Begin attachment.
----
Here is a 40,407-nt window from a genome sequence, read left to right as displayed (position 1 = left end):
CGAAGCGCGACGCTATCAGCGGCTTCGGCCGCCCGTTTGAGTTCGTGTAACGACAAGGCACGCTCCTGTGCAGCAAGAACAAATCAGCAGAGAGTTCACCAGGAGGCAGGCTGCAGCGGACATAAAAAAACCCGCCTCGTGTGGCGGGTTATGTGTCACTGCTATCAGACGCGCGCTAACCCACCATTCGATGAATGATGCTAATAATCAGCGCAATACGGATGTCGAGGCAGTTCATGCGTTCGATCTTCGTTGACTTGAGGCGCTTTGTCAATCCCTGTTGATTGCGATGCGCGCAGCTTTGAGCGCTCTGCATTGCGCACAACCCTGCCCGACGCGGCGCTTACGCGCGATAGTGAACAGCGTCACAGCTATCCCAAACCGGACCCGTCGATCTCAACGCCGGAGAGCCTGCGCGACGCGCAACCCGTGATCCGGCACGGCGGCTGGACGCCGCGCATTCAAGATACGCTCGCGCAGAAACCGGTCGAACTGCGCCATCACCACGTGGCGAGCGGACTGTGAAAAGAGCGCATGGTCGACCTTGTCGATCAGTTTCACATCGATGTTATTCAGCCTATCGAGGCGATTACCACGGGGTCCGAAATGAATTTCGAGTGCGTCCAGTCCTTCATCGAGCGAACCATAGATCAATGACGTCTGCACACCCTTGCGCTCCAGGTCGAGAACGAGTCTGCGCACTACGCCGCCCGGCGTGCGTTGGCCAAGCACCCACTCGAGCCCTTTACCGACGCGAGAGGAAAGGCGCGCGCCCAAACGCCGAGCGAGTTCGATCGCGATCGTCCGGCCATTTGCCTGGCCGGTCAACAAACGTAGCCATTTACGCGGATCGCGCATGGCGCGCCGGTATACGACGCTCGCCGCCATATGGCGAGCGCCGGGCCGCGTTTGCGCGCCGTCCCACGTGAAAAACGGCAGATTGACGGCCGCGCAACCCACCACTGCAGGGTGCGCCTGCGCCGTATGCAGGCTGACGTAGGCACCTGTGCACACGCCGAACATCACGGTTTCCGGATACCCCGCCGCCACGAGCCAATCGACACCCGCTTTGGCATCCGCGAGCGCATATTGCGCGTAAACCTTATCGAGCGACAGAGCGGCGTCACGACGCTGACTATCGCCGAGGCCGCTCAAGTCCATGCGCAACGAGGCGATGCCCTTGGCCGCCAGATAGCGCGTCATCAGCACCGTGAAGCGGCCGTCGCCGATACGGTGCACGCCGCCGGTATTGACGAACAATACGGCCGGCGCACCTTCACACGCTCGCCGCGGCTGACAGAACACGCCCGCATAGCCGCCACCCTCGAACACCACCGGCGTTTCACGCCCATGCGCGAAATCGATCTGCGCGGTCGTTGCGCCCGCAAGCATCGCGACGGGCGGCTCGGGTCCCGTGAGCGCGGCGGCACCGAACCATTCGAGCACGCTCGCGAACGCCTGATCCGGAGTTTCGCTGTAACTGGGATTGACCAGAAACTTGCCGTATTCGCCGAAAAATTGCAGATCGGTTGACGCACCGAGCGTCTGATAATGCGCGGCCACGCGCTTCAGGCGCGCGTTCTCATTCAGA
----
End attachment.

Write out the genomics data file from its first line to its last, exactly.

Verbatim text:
Here is a 40,407-nt window from a genome sequence, read left to right as displayed (position 1 = left end):
CGAAGCGCGACGCTATCAGCGGCTTCGGCCGCCCGTTTGAGTTCGTGTAACGACAAGGCACGCTCCTGTGCAGCAAGAACAAATCAGCAGAGAGTTCACCAGGAGGCAGGCTGCAGCGGACATAAAAAAACCCGCCTCGTGTGGCGGGTTATGTGTCACTGCTATCAGACGCGCGCTAACCCACCATTCGATGAATGATGCTAATAATCAGCGCAATACGGATGTCGAGGCAGTTCATGCGTTCGATCTTCGTTGACTTGAGGCGCTTTGTCAATCCCTGTTGATTGCGATGCGCGCAGCTTTGAGCGCTCTGCATTGCGCACAACCCTGCCCGACGCGGCGCTTACGCGCGATAGTGAACAGCGTCACAGCTATCCCAAACCGGACCCGTCGATCTCAACGCCGGAGAGCCTGCGCGACGCGCAACCCGTGATCCGGCACGGCGGCTGGACGCCGCGCATTCAAGATACGCTCGCGCAGAAACCGGTCGAACTGCGCCATCACCACGTGGCGAGCGGACTGTGAAAAGAGCGCATGGTCGACCTTGTCGATCAGTTTCACATCGATGTTATTCAGCCTATCGAGGCGATTACCACGGGGTCCGAAATGAATTTCGAGTGCGTCCAGTCCTTCATCGAGCGAACCATAGATCAATGACGTCTGCACACCCTTGCGCTCCAGGTCGAGAACGAGTCTGCGCACTACGCCGCCCGGCGTGCGTTGGCCAAGCACCCACTCGAGCCCTTTACCGACGCGAGAGGAAAGGCGCGCGCCCAAACGCCGAGCGAGTTCGATCGCGATCGTCCGGCCATTTGCCTGGCCGGTCAACAAACGTAGCCATTTACGCGGATCGCGCATGGCGCGCCGGTATACGACGCTCGCCGCCATATGGCGAGCGCCGGGCCGCGTTTGCGCGCCGTCCCACGTGAAAAACGGCAGATTGACGGCCGCGCAACCCACCACTGCAGGGTGCGCCTGCGCCGTATGCAGGCTGACGTAGGCACCTGTGCACACGCCGAACATCACGGTTTCCGGATACCCCGCCGCCACGAGCCAATCGACACCCGCTTTGGCATCCGCGAGCGCATATTGCGCGTAAACCTTATCGAGCGACAGAGCGGCGTCACGACGCTGACTATCGCCGAGGCCGCTCAAGTCCATGCGCAACGAGGCGATGCCCTTGGCCGCCAGATAGCGCGTCATCAGCACCGTGAAGCGGCCGTCGCCGATACGGTGCACGCCGCCGGTATTGACGAACAATACGGCCGGCGCACCTTCACACGCTCGCCGCGGCTGACAGAACACGCCCGCATAGCCGCCACCCTCGAACACCACCGGCGTTTCACGCCCATGCGCGAAATCGATCTGCGCGGTCGTTGCGCCCGCAAGCATCGCGACGGGCGGCTCGGGTCCCGTGAGCGCGGCGGCACCGAACCATTCGAGCACGCTCGCGAACGCCTGATCCGGAGTTTCGCTGTAACTGGGATTGACCAGAAACTTGCCGTATTCGCCGAAAAATTGCAGATCGGTTGACGCACCGAGCGTCTGATAATGCGCGGCCACGCGCTTCAGGCGCGCGTTCTCATTCAGA